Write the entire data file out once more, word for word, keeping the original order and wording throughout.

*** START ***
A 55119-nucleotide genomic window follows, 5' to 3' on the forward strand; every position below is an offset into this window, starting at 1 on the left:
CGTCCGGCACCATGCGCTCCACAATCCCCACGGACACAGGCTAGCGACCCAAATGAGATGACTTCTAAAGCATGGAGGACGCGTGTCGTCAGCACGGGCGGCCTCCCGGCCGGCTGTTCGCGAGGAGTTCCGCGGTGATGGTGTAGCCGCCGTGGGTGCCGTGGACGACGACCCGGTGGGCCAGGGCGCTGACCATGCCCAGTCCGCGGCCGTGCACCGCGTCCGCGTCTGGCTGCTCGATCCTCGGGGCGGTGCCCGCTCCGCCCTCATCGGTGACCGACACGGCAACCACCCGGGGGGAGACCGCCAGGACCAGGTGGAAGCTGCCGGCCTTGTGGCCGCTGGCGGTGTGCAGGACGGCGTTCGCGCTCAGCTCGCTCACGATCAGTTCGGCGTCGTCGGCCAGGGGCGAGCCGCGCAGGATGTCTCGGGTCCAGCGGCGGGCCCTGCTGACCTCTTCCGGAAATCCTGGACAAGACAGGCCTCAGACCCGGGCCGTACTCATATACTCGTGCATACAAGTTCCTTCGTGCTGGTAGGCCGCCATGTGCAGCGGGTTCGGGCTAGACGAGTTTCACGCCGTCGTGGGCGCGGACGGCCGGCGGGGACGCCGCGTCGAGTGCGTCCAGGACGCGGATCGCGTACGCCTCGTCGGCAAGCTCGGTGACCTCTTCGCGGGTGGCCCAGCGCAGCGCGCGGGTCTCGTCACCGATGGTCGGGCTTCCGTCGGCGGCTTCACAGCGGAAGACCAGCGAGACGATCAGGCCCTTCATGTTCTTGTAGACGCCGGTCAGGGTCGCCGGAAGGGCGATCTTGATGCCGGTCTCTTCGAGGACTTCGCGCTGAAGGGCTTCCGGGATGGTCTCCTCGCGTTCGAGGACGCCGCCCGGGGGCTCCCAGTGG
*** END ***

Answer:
A 55119-nucleotide genomic window follows, 5' to 3' on the forward strand; every position below is an offset into this window, starting at 1 on the left:
CGTCCGGCACCATGCGCTCCACAATCCCCACGGACACAGGCTAGCGACCCAAATGAGATGACTTCTAAAGCATGGAGGACGCGTGTCGTCAGCACGGGCGGCCTCCCGGCCGGCTGTTCGCGAGGAGTTCCGCGGTGATGGTGTAGCCGCCGTGGGTGCCGTGGACGACGACCCGGTGGGCCAGGGCGCTGACCATGCCCAGTCCGCGGCCGTGCACCGCGTCCGCGTCTGGCTGCTCGATCCTCGGGGCGGTGCCCGCTCCGCCCTCATCGGTGACCGACACGGCAACCACCCGGGGGGAGACCGCCAGGACCAGGTGGAAGCTGCCGGCCTTGTGGCCGCTGGCGGTGTGCAGGACGGCGTTCGCGCTCAGCTCGCTCACGATCAGTTCGGCGTCGTCGGCCAGGGGCGAGCCGCGCAGGATGTCTCGGGTCCAGCGGCGGGCCCTGCTGACCTCTTCCGGAAATCCTGGACAAGACAGGCCTCAGACCCGGGCCGTACTCATATACTCGTGCATACAAGTTCCTTCGTGCTGGTAGGCCGCCATGTGCAGCGGGTTCGGGCTAGACGAGTTTCACGCCGTCGTGGGCGCGGACGGCCGGCGGGGACGCCGCGTCGAGTGCGTCCAGGACGCGGATCGCGTACGCCTCGTCGGCAAGCTCGGTGACCTCTTCGCGGGTGGCCCAGCGCAGCGCGCGGGTCTCGTCACCGATGGTCGGGCTTCCGTCGGCGGCTTCACAGCGGAAGACCAGCGAGACGATCAGGCCCTTCATGTTCTTGTAGACGCCGGTCAGGGTCGCCGGAAGGGCGATCTTGATGCCGGTCTCTTCGAGGACTTCGCGCTGAAGGGCTTCCGGGATGGTCTCCTCGCGTTCGAGGACGCCGCCCGGGGGCTCCCAGTGG